Clean Streets = Clean Lakes
Rain washes pollution to the lakes via storm drains, which are direct conduits for pollution from the streets to the lakes. To keep pollution out of the lakes, keep pollution out of the streets.
- Adopt a storm drain and keep it clear of leaves, grass clippings, garbage, waste, oil, pesticides and fertilizer. Find out more about Storm Drain Stenciling, and get a kit to stencil a message on your drain(s) that says “Dump no waste; drains to lake.”
- Test your soil before applying fertilizer so you don’t waste money on something you don’t need. If your soil test shows you need fertilizer, be sure to sweep up any that lands on the sidewalk, driveway or street and put it back on the turf. Dane County UWEX provides soil test kit information here.
- Pick up after your pets. Pets create more waste than you think. Click here to calculate how much “urban manure” your dog creates.
- Wash your car on the grass so that the wash water soaks into grass instead of running to the street gutter.
Rain Where It Lands, Soil in Its Place = Clean Lakes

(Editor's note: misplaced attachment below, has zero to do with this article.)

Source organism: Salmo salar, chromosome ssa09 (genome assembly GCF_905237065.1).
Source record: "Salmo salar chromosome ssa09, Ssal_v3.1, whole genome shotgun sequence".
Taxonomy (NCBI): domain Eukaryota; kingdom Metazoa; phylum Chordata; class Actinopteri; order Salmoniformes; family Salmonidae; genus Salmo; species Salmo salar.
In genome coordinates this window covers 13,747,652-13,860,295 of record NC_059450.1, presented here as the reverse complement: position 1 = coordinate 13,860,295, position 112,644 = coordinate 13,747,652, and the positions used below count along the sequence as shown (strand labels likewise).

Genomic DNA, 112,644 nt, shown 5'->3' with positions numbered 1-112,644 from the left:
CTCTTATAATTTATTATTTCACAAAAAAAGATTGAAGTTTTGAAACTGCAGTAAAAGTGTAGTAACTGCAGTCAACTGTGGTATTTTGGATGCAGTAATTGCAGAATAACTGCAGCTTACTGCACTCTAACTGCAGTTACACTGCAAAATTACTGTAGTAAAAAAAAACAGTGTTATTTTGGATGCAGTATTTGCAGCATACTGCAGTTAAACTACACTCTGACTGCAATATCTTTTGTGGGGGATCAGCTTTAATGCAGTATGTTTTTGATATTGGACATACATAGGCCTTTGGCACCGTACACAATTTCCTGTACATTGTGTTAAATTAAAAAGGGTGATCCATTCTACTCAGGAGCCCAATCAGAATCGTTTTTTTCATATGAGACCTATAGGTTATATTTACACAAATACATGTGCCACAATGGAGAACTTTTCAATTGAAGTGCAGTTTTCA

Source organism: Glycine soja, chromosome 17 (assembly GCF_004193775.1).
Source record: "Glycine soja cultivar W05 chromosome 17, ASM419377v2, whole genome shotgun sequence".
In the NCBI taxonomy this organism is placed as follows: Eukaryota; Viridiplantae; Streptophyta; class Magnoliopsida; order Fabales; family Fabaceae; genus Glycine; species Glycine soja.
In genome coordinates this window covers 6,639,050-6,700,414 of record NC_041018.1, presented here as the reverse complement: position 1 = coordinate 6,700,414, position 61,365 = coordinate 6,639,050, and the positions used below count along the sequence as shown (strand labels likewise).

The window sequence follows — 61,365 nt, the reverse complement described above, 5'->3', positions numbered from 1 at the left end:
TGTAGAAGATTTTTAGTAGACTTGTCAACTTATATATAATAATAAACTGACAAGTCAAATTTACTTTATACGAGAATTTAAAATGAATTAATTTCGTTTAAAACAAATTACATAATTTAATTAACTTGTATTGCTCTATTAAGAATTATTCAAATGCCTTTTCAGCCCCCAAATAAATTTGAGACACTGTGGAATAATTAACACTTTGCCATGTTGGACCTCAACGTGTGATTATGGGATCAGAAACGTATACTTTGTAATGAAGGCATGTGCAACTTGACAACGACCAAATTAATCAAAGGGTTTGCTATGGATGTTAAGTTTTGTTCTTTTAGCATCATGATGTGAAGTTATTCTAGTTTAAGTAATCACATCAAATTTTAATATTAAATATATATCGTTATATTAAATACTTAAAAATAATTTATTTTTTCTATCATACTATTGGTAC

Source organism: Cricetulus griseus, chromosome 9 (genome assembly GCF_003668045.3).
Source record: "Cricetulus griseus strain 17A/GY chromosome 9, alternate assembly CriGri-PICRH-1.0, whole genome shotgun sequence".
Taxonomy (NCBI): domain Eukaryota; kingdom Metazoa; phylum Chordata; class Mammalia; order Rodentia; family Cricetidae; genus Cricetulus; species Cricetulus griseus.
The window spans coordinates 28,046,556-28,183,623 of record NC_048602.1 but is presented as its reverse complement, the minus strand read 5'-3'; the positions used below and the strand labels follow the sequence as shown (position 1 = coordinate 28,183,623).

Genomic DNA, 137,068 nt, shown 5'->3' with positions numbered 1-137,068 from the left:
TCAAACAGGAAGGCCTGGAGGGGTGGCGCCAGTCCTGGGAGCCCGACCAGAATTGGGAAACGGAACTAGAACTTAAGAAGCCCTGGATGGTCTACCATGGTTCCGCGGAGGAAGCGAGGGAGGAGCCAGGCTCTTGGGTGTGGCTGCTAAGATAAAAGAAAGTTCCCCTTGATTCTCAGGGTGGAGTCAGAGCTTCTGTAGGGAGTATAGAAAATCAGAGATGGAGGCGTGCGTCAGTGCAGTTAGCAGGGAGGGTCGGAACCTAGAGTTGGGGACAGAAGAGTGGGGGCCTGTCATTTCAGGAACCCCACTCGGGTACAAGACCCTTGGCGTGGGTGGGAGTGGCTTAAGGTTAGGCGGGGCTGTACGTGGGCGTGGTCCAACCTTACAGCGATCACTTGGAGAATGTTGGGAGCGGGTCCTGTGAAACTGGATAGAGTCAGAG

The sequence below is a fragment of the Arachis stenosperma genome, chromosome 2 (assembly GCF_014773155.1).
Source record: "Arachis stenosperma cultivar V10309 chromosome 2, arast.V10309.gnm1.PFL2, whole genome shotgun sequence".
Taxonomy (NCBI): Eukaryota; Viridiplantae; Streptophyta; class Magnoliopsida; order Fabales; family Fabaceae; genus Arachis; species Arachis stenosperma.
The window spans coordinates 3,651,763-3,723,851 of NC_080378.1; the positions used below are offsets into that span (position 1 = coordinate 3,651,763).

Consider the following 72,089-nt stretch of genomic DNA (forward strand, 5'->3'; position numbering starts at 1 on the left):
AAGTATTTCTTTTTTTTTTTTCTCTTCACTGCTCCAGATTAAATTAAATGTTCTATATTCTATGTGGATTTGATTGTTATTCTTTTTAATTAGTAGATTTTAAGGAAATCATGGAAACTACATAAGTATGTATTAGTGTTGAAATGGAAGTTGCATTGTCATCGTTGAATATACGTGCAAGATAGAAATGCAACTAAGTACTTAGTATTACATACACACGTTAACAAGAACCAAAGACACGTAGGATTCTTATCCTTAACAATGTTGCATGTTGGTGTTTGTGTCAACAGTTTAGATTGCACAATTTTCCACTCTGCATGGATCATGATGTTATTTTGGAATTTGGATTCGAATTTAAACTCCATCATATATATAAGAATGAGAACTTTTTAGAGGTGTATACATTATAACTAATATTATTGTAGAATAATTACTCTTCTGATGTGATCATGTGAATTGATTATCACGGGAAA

To reduce pollution to the lakes, capture rain and prevent soil from washing away.
- Plant a rain garden. At a minimum, aim your downspouts to a grassy area so that rain can soak into the ground.
- Install a rain barrel to capture rain from downspouts.
- If you water your lawn, don’t water your sidewalk or driveway.
- Prevent exposed soil from washing into storm drains and straight to the lakes where it can muddy the water, damage fish habitat, deliver algae-feeding nutrients and fill lakes and streams. Seed and mulch any exposed soil. Cover piles of soil with a tarp until they’re used.
- Protect slopes and shoreline from erosion by planting native vegetation in a shoreland buffer. Download this handy guide for protecting your waterfront investment, courtesy of UW Extension.
Caring People Who Get Involved = Clean Lakes
The lake’s edge is as close as the nearest storm drain. We can all help, wherever we are.
- Volunteer to clean up a river, lake or stream through Take a Stake in the Lakes.
- Volunteer to monitor a stream or lake. Contact Dane County Water Resources Planner Pete Jopke at 608-224-3731.
- Learn which watershed you live by using the Dane County Watershed Locator.
- Join a local watershed association, water-related friends group or other natural resource group. Visit our Stakeholders page for list of opportunities.